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“It sounds a lot like you’re cherrypicking,” he says. That would be in direct conflict with the “Nolan principle” – set out by Michael Nolan in 1995 in the first report of the Committee on Standards in Public Life, which Nolan chaired – to make decisions “impartially, fairly and on merit, using the best evidence and without discrimination or bias”.

However, Hanretty believes the political impact of the government throwing money at these areas will be limited. “Politicians make spending decisions in the mistaken belief that people are paying attention,” he says. In order for them to have a direct impact it means that a significant number of undecided voters would have to hear about them and make a decision to change their vote as a result. As a “ballpark” estimate, Hanretty believes it would amount to around 150 to 200 voters per constituency based on previous work he has done on what influences voters at a constituency level. It may have greater indirect impact in that people revise their overall beliefs about the party of government if it is spending money on the types of areas they live in, for example.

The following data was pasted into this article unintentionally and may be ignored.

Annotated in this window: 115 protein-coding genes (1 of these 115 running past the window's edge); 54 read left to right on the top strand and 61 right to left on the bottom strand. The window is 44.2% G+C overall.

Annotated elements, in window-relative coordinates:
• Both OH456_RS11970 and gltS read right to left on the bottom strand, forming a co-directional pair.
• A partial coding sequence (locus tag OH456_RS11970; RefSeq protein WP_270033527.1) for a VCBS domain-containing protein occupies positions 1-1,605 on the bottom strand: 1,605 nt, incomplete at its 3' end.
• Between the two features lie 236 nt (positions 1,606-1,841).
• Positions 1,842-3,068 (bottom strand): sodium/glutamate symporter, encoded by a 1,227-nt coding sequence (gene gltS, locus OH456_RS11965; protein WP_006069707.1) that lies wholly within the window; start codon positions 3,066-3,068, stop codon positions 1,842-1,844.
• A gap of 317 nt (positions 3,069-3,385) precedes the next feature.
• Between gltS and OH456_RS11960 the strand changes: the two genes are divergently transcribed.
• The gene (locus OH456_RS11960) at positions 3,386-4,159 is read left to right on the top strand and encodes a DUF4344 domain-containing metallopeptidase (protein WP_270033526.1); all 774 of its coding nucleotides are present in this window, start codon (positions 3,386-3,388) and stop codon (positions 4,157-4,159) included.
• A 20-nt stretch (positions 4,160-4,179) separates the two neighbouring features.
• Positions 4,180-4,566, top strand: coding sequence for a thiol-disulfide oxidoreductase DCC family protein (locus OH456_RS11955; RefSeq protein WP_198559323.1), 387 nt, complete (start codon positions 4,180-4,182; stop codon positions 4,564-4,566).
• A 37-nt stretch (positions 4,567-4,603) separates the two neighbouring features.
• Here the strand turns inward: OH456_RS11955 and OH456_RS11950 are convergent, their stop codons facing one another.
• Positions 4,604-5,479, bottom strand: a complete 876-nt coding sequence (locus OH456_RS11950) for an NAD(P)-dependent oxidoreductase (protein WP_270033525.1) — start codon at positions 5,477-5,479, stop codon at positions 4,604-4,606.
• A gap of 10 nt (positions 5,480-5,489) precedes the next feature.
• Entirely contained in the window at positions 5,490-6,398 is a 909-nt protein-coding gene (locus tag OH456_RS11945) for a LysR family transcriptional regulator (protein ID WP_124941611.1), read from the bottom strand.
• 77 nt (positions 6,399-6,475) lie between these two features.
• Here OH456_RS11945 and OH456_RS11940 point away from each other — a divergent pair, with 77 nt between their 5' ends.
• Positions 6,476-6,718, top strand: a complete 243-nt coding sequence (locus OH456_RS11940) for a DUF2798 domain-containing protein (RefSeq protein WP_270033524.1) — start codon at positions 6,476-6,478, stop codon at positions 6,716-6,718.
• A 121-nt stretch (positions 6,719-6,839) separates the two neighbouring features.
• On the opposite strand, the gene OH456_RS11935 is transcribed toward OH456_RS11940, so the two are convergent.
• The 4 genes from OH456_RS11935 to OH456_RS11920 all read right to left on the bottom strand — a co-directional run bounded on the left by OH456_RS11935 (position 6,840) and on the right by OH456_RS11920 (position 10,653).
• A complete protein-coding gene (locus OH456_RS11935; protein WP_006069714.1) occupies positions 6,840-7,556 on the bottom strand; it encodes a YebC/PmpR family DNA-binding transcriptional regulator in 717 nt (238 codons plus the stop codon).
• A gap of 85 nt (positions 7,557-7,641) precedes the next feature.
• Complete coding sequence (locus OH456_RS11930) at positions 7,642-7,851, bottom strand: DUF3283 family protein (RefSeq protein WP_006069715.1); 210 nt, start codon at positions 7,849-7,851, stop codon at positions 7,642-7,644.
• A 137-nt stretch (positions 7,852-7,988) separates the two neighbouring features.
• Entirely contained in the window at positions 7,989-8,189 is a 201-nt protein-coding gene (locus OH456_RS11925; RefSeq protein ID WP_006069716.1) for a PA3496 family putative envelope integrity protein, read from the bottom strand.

IPPR North’s research also casts doubt on whether the types of projects being funded – mainly focused on infrastructure – will actually deliver levelling up. According to Roscoe, the way the funding is being distributed is bypassing a lot of local knowledge about needs and does not encourage collaboration between local governments, nor is it the long-term funding required to build up the services people need, such as social care and support for children and families, both of which are under pressure across local governments.